Credit Repair Letters
Credit repair letters are generally used to dispute derogatory items on your credit report which cause you to be denied purchases, rentals, or employment. The Fair Credit Reporting Act 15 U.S.C. § 1681, enacted in September, 2012, insures fair and accurate consumer credit reporting. Inaccurate or unfair credit reports hamper commerce, consumers, and banks. The Federal Trade Commission (FTC) enforces consumer protection law in the United States.
Credit Repair for Identity Theft
You need to contact the FTC if you are a victim of identity theft. The Federal Trade Commission created an FTC Identity Theft website with a menu of steps describing which credit repair letters you need to write by type of account to help you. The first credit repair letter you must write is a form letter to the FTC.
You can tell the FTC: (1) “I need to report identity theft,” (2) “Someone filed a tax return using my information,” (3) “Someone used my credit card number or stole my wallet,” or (4) “My information was shared when the store’s website got hacked.” The FTC will create a recovery plan for you, monitor your progress, and guide you. The FTC will draft credit repair forms and dispute letters for you to sign.
If you are tempted to pay a repair company to write repair letters for you, the Credit Repair Organizations Act prohibits false advertising, like claims to remove bankruptcies, judgments, and tax liens from your credit history. A third party credit repair company cannot quickly repair your bad credit, and they cost money. Good credit requires effort, time, and repayment of debt. If you pay a credit repair company to write your letters, they must give you a written contract with a right to cancel clause. The company may not demand payment in advance for its services.
Letters to Credit Bureau
When you write your first credit repair letter to the credit reporting company, ask them to please clarify each line item on your credit report, which you may want to dispute. You can have a free copy of your credit report every year under the Fact Act amendments to the Fair Credit Reporting Act. You may email annualcreditreport.com, or you may call 1-877-322-8228 to order your free credit reports from the three credit bureaus: TransUnion, Experian, and Equifax.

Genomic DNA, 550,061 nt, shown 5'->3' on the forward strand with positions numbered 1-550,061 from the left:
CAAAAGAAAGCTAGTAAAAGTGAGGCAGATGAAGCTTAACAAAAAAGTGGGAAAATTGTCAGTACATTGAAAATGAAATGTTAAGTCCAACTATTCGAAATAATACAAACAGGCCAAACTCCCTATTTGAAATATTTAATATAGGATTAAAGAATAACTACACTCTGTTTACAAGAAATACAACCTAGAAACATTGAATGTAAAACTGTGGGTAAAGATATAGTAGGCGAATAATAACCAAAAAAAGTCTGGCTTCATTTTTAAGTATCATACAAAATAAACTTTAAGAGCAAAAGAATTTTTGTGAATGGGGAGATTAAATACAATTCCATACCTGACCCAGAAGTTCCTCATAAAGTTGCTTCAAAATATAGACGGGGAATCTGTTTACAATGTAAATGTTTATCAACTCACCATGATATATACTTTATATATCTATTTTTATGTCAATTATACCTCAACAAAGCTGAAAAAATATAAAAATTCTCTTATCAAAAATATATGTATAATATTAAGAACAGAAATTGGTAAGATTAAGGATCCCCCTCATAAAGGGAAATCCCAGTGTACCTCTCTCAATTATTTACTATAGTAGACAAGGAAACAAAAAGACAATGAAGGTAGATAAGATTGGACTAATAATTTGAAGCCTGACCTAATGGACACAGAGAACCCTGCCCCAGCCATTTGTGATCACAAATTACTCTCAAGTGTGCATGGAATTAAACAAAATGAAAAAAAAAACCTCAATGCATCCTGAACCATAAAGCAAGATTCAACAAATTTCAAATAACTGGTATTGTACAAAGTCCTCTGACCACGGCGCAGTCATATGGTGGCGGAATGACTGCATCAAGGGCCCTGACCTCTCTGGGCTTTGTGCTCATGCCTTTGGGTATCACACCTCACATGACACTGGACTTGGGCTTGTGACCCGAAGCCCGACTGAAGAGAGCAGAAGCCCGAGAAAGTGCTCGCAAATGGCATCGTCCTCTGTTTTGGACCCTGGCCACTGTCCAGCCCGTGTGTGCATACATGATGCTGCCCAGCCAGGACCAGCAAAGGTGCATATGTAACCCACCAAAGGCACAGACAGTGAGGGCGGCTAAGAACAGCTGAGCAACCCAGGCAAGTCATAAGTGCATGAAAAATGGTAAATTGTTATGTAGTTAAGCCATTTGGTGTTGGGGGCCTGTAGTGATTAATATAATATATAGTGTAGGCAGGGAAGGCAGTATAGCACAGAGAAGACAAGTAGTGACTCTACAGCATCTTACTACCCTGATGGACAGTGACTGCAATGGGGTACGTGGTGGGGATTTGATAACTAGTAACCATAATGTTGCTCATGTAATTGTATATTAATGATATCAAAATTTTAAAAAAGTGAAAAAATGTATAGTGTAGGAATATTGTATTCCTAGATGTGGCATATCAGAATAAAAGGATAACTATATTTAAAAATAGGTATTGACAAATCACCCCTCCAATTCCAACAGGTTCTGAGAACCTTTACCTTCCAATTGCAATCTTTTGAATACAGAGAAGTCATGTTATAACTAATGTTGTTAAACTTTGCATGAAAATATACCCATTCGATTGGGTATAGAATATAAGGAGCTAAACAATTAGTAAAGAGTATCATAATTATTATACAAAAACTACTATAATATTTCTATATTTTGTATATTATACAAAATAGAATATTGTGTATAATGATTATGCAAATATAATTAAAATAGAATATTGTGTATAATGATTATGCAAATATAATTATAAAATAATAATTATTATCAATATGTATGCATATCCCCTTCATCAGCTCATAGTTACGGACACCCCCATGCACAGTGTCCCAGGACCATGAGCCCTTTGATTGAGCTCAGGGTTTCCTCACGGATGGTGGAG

Where do you start?
Transunion explains credit reports and credit scores on its frequently asked questions webpage to help you manage your money. Your payment history is the most important part of your credit score, 35% of it. The amount of money you owe is 30%. The types of accounts you use is 10% for how long is another 15%. Combining these factors gives you a credit score from 300 at the lowest to 850, the highest possible credit score.
Question each item necessary to improve your credit score. You can write letters to the credit bureaus reporting the date you closed an account or reported your card lost or stolen. Many disputes are resolved through direct communication with a credit reporting company. You save time and resources if you do not ask for all three reports at the same time.
Response to Your Letter
Credit reporting companies must investigate your issue and reply to your letter in writing within 30 days. You are entitled to a free copy of your credit report whenever a creditor makes a changes to your score. You have rights to privacy. TransUnion recommends a password for your TransUnion credit report reserved for family members only to protect you from fraud and theft. Credit card companies which send email notifications of every charge on your credit card increase your financial security. Secure all your devices with passwords and virus protection to safeguard against hackers.
Your Right to Privacy
Only creditors, insurance companies, and employers may access your credit report, but they use it to determine whether to rent you a car, apartment, or house. Banks use it to decide whether to give you a mortgage. Employers can use your credit score to decide whether to hire you. Your adverse action letter lists the reasons why you were denied a rental car, an apartment, or a job. In your credit repair letter to a bureau, you may request that copies of a change and an updated credit report be sent to each recipient who received a copy of your credit report during the last two years.